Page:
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Hoffmann, R. A wiki for the life sciences where authorship matters. Nature Genetics (2008)

Mammalian GRIP domain proteins differ in their membrane binding properties and are recruited to distinct domains of the TGN.

The four mammalian golgins, p230/golgin-245, golgin-97, GCC88 and GCC185 are targeted to trans-Golgi network (TGN) membranes by their C-terminal GRIP domain in a G-protein-dependent process. The Arf-like GTPase, Arl1, has been shown to mediate TGN recruitment of p230/golgin245 and golgin-97 by interaction with their GRIP domains; however, it is not known whether all the TGN golgins bind to Arl1 and whether they are all recruited to the same or different TGN domains. Here we demonstrate differences in membrane binding properties and TGN domain recruitment of the mammalian GRIP domain proteins. Overexpression of full-length GCC185 resulted in the appearance of small punctate structures dispersed in the cytoplasm of transfected cells that were identified as membrane tubular structures by immunoelectron microscopy. The cytoplasmic GCC185-labelled structures were enriched for membrane binding determinants of GCC185 GRIP, whereas the three other mammalian GRIP family members did not colocalize with the GCC185-labelled structures. These GCC185-labelled structures included the TGN resident protein alpha2,6 sialyltransferase and excluded the recycling TGN protein, TGN46. The Golgi stack was unaffected by overexpression of GCC185. Overexpression of both full-length GCC185 and GCC88 showed distinct and nonoverlapping structures. We also show that the GRIP domains of GCC185 and GCC88 differ in membrane binding properties from each other and, in contrast to p230/golgin-245 and golgin-97, do not interact with Arl1 in vivo. Collectively these results show that GCC88, GCC185 and p230/golgin245 are recruited to functionally distinct domains of the TGN and are likely to be important for the maintenance of TGN subdomain structure, a critical feature for mediating protein sorting and membrane transport.[1]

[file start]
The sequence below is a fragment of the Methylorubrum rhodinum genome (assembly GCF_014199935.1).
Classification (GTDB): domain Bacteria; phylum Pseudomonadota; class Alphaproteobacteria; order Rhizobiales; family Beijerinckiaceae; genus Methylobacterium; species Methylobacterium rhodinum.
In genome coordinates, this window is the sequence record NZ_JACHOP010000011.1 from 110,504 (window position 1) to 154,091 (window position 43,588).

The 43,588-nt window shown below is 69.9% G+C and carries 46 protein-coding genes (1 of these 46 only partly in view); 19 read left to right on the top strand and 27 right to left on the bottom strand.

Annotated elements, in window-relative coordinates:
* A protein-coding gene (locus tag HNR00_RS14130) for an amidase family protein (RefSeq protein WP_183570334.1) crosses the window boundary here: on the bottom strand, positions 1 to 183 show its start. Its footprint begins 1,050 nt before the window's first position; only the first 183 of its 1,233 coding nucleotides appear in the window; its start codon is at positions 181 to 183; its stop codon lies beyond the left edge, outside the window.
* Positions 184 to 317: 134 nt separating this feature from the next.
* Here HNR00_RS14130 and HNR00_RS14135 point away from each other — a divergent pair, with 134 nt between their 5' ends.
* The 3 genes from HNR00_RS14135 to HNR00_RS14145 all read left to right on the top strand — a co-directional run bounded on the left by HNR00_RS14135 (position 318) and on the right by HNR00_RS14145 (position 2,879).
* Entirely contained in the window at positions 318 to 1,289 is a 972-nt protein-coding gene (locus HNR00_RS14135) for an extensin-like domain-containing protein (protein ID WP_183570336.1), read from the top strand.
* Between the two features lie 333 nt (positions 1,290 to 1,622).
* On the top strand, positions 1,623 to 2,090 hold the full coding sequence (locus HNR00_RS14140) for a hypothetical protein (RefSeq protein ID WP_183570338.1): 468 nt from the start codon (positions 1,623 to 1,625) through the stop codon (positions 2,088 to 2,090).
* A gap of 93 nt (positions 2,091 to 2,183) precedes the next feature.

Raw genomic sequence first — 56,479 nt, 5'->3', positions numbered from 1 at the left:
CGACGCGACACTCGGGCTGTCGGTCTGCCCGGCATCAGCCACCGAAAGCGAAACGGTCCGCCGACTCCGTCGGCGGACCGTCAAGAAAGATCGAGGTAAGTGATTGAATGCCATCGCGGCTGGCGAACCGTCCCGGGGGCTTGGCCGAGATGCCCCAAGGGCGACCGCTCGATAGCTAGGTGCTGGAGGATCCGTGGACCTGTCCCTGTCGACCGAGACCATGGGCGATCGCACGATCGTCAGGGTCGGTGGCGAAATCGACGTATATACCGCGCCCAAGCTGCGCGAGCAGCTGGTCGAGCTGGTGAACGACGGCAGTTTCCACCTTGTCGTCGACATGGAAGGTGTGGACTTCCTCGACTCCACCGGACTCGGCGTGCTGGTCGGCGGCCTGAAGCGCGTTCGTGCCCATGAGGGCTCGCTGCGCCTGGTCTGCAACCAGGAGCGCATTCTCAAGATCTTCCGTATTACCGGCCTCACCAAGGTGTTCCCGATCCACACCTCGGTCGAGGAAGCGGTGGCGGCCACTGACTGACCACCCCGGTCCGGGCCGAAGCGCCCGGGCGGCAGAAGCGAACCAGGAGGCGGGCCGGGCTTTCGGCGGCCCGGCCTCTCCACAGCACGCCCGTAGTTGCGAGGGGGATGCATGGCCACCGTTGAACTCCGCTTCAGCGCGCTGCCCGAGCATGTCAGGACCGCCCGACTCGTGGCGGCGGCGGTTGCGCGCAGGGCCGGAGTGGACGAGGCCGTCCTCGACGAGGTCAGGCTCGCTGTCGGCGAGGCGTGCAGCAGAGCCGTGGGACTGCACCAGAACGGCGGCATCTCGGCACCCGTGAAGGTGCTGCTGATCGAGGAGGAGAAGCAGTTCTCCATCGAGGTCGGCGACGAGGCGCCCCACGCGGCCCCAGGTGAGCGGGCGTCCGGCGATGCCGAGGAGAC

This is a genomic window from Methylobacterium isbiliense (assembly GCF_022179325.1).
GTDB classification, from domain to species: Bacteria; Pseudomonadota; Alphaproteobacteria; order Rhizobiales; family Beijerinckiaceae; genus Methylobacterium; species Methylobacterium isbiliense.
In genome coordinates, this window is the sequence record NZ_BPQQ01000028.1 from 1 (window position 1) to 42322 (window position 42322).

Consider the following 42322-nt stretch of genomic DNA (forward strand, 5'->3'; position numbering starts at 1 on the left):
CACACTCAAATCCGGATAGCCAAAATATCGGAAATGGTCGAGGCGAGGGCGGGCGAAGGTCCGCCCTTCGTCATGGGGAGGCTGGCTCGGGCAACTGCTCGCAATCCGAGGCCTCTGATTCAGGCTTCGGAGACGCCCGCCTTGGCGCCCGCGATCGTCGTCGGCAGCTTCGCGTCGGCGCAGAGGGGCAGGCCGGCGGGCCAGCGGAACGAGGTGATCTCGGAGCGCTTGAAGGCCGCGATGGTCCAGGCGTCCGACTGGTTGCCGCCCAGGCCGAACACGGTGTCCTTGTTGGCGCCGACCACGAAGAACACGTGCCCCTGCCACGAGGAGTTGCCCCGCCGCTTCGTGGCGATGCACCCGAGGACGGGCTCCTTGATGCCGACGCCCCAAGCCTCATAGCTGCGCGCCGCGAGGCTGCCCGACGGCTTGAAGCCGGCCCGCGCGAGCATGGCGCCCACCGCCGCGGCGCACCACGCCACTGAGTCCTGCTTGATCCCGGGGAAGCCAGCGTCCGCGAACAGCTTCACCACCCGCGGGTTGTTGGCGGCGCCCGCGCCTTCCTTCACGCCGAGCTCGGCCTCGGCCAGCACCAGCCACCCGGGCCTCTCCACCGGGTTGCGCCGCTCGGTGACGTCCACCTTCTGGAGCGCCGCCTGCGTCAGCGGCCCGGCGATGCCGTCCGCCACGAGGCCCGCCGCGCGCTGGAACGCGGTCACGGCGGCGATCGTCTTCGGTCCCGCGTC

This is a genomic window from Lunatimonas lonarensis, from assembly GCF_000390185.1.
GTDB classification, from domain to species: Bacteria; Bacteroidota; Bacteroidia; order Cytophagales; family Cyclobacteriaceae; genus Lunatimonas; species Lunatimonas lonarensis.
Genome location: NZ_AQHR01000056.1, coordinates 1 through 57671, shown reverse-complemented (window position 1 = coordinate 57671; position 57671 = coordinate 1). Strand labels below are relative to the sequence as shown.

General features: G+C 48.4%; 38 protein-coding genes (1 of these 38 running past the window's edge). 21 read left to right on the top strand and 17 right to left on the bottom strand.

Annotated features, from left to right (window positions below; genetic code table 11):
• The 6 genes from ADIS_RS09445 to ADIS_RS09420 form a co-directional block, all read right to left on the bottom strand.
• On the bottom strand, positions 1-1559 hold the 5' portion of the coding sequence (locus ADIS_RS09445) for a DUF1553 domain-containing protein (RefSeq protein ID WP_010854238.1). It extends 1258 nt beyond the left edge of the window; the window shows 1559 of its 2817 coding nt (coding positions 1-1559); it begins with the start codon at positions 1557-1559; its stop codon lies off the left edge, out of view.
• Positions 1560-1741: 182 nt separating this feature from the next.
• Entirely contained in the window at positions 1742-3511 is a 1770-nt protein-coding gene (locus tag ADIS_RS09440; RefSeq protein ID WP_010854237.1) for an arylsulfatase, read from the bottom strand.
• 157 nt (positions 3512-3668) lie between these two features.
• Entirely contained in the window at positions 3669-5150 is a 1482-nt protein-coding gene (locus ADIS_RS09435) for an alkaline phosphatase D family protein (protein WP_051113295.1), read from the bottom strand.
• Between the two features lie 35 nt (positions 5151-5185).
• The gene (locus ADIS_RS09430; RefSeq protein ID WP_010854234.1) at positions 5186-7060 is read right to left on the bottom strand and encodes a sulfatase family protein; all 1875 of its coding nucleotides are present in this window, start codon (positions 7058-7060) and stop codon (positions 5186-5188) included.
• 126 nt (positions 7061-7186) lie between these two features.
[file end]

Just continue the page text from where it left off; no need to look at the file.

1. Mammalian GRIP domain proteins differ in their membrane binding properties and are recruited to distinct domains of the TGN. Derby, M.C., van Vliet, C., Brown, D., Luke, M.R., Lu, L., Hong, W., Stow, J.L., Gleeson, P.A. J. Cell. Sci. (2004) [Pubmed]
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